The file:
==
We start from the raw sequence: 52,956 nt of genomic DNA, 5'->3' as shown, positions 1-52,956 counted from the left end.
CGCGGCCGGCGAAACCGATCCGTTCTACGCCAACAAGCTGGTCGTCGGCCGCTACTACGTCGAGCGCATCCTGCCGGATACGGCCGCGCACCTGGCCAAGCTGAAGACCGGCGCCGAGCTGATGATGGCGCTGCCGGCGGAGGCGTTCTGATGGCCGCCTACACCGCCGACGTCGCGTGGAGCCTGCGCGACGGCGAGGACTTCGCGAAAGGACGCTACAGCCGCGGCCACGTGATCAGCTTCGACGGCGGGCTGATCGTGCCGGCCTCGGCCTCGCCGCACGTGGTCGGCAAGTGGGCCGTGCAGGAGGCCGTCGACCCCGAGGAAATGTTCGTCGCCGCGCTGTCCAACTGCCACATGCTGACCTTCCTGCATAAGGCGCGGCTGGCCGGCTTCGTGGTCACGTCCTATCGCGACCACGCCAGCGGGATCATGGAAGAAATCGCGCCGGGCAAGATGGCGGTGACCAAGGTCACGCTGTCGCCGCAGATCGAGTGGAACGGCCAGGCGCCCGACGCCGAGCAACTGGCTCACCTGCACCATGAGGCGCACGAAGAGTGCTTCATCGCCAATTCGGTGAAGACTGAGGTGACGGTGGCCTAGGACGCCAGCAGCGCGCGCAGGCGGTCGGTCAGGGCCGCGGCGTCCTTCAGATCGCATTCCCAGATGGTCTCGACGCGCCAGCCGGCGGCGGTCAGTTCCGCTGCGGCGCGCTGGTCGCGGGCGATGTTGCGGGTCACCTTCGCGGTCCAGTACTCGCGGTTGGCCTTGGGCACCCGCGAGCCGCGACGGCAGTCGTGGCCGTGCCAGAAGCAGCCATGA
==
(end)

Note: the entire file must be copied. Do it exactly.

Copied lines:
We start from the raw sequence: 52,956 nt of genomic DNA, 5'->3' as shown, positions 1-52,956 counted from the left end.
CGCGGCCGGCGAAACCGATCCGTTCTACGCCAACAAGCTGGTCGTCGGCCGCTACTACGTCGAGCGCATCCTGCCGGATACGGCCGCGCACCTGGCCAAGCTGAAGACCGGCGCCGAGCTGATGATGGCGCTGCCGGCGGAGGCGTTCTGATGGCCGCCTACACCGCCGACGTCGCGTGGAGCCTGCGCGACGGCGAGGACTTCGCGAAAGGACGCTACAGCCGCGGCCACGTGATCAGCTTCGACGGCGGGCTGATCGTGCCGGCCTCGGCCTCGCCGCACGTGGTCGGCAAGTGGGCCGTGCAGGAGGCCGTCGACCCCGAGGAAATGTTCGTCGCCGCGCTGTCCAACTGCCACATGCTGACCTTCCTGCATAAGGCGCGGCTGGCCGGCTTCGTGGTCACGTCCTATCGCGACCACGCCAGCGGGATCATGGAAGAAATCGCGCCGGGCAAGATGGCGGTGACCAAGGTCACGCTGTCGCCGCAGATCGAGTGGAACGGCCAGGCGCCCGACGCCGAGCAACTGGCTCACCTGCACCATGAGGCGCACGAAGAGTGCTTCATCGCCAATTCGGTGAAGACTGAGGTGACGGTGGCCTAGGACGCCAGCAGCGCGCGCAGGCGGTCGGTCAGGGCCGCGGCGTCCTTCAGATCGCATTCCCAGATGGTCTCGACGCGCCAGCCGGCGGCGGTCAGTTCCGCTGCGGCGCGCTGGTCGCGGGCGATGTTGCGGGTCACCTTCGCGGTCCAGTACTCGCGGTTGGCCTTGGGCACCCGCGAGCCGCGACGGCAGTCGTGGCCGTGCCAGAAGCAGCCATGA